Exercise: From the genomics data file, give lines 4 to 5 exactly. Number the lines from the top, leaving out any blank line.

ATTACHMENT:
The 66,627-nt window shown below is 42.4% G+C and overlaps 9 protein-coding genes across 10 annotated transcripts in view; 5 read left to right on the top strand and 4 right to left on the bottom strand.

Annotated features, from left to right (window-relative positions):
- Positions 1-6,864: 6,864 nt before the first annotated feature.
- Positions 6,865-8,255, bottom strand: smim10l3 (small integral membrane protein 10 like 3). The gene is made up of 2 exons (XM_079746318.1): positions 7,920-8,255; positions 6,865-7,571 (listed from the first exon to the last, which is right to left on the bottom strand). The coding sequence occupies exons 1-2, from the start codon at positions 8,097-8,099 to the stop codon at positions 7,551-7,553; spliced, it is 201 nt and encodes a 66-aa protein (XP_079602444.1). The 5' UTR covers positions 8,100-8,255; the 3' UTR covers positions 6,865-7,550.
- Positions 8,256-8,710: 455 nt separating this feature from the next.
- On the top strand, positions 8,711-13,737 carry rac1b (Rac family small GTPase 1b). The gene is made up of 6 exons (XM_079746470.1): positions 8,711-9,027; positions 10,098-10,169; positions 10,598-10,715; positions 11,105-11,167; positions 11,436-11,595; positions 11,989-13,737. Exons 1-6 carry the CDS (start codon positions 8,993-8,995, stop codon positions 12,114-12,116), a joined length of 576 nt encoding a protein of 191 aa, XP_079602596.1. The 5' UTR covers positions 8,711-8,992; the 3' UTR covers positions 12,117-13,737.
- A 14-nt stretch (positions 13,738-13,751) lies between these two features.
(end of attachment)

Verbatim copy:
- Positions 6,865-8,255, bottom strand: smim10l3 (small integral membrane protein 10 like 3). The gene is made up of 2 exons (XM_079746318.1): positions 7,920-8,255; positions 6,865-7,571 (listed from the first exon to the last, which is right to left on the bottom strand). The coding sequence occupies exons 1-2, from the start codon at positions 8,097-8,099 to the stop codon at positions 7,551-7,553; spliced, it is 201 nt and encodes a 66-aa protein (XP_079602444.1). The 5' UTR covers positions 8,100-8,255; the 3' UTR covers positions 6,865-7,550.
- Positions 8,256-8,710: 455 nt separating this feature from the next.